This half-hour lecture, on what makes humans unique, was delivered as Stanford's Class Day Lecture in 2009 by Professor Robert Sapolsky on Jun. 13, 2009.[1] -- Sapolsky noted that humans can no longer be considered the only tool-making animal, nor the only animal that kills members of its own species (though we are the only animal that kills member of its own species remotely), nor the only animal with a theory of mind (though we are the only animal with a "secondary theory of mind"), nor the only animal with an understanding of something like the Golden Rule (but we are the only animal that understands that there are circumstances when the might have a different understanding of what reciprocity involves), nor the only animal that shows elements of empathy (though we are unique in the range of empathy that we feel), nor the only animal in which dopamine release is involved in mechanisms of anticipation that are boosted by uncertain reward (but we are the only animal that has long lag times between stimulus and reward -- even unto death!), nor the only animal with cultural transmission of styles of behavior (but we are the only animal with our levels of cultural complexity). -- Where humans are truly unique: sexual behavior, complexity of language use, and, as Sapolsky puts it, "gaining the strength and will to do X from the irrefutable evidence that X cannot be," which Sapolsky calls "the most irrational, magnificent thing we are capable of as a species." -- That is, Sapolsky identifies making a moral imperative out of the impossible as the most human trait. -- BACKGROUND: Robert Sapolsky, 52, is a leading primatologist and neurologist and the author of several books, including Why Zebras Don't Get Ulcers (1994), The Trouble with Testosterone (1997), Junk Food Monkeys (19997), A Primate's Memoir (2002), and Monkeyluv (2005). -- He is well-known as an expert on stress and a superb teacher....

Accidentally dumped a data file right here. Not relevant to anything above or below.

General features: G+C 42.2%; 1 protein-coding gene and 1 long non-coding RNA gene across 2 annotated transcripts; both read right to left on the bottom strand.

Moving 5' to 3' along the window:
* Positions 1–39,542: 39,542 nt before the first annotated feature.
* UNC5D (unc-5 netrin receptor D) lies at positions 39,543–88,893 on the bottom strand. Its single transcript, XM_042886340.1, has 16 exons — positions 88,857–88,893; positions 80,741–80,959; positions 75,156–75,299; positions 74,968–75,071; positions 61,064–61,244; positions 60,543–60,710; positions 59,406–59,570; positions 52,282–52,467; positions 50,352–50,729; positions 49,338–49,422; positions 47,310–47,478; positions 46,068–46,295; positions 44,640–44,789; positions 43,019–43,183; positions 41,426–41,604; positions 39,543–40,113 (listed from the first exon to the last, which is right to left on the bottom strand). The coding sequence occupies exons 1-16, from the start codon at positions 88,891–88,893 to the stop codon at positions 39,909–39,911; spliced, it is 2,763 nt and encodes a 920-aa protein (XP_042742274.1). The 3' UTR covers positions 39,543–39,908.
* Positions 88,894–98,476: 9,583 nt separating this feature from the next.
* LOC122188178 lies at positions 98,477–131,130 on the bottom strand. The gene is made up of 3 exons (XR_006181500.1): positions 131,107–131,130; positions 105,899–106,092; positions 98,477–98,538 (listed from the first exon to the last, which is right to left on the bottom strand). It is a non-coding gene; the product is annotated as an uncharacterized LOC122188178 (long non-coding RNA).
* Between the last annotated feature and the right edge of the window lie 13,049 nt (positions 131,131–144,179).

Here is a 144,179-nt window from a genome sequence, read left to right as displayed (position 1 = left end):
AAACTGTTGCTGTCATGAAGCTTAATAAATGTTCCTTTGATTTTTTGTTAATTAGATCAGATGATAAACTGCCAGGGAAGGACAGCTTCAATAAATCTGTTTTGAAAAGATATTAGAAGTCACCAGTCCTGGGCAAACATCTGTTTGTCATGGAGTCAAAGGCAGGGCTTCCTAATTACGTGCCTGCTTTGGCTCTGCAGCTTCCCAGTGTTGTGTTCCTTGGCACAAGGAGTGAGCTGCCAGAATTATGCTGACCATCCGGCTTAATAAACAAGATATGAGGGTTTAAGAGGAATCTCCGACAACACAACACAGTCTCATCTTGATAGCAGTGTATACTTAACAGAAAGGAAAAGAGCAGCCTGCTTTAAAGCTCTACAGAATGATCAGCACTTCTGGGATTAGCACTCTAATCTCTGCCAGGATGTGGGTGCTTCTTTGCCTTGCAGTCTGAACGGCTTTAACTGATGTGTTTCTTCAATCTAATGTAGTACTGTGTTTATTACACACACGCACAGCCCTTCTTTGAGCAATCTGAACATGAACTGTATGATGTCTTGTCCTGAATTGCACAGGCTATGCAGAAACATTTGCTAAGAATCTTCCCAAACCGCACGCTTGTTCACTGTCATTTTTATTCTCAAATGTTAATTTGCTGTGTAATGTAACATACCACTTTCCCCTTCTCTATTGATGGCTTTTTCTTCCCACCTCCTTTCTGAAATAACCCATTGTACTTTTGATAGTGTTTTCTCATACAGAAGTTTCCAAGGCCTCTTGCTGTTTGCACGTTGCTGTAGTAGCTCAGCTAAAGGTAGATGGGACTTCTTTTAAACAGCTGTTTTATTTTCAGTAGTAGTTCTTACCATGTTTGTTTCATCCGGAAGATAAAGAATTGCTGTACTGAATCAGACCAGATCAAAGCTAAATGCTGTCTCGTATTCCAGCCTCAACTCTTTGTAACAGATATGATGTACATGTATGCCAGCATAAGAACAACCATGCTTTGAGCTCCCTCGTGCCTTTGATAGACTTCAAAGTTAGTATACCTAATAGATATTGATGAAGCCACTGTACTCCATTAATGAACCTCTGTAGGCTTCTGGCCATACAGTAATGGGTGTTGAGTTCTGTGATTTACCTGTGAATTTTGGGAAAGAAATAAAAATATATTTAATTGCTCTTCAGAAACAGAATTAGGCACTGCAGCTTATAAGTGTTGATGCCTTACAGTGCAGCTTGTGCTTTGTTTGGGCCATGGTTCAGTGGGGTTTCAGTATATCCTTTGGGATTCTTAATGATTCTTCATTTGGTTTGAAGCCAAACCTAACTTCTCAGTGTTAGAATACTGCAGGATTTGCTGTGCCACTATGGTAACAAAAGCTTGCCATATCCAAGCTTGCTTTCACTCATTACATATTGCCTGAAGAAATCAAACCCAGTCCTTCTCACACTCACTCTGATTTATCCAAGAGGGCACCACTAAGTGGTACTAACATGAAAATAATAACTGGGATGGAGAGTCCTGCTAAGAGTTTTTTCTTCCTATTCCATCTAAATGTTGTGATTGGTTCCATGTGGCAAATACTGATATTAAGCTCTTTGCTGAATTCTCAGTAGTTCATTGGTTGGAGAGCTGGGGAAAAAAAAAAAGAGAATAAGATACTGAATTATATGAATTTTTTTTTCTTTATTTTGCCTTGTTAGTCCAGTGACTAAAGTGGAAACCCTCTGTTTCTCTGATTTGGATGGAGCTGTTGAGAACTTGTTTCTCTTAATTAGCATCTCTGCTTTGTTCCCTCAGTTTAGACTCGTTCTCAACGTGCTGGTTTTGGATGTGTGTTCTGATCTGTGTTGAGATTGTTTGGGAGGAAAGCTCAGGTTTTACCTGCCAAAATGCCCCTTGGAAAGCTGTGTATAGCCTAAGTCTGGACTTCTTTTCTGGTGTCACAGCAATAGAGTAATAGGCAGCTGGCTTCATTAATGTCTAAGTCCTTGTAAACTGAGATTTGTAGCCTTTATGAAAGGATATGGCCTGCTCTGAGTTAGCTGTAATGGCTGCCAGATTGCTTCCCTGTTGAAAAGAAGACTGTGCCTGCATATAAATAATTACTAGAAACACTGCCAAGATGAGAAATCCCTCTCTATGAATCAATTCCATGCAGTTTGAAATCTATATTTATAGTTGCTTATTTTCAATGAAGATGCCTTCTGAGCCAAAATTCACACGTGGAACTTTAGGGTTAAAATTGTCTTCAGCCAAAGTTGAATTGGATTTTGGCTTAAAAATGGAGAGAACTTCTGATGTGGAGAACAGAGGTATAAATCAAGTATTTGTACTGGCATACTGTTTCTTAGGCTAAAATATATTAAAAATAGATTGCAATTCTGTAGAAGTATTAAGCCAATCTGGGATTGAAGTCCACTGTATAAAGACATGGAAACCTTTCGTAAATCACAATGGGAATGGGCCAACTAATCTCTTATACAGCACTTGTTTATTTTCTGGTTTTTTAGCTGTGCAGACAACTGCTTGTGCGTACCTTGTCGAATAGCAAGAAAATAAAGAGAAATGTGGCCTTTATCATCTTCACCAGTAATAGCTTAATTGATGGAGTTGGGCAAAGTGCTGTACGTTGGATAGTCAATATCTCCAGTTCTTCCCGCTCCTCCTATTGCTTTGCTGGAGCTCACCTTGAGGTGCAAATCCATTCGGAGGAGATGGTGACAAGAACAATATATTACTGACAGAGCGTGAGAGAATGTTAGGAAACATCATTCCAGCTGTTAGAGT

By Robert Sapolsky, introduced by John Etchemendy

** Class Day 2009 Lecture **

June 17, 2009

On June 13, 2009, Robert Sapolsky, world renowned professor of neurology, neurological sciences, neurosurgery and biological sciences gave the class day lecture in association with commencement weekend 2009. Having been selected to talk by the Stanford University graduating class, Sapolsky spoke about the uniqueness of humans in relation to the rest of the animal world. A few of the topics he spoke on include aggression, theory of mind, the golden rule, and pleasure.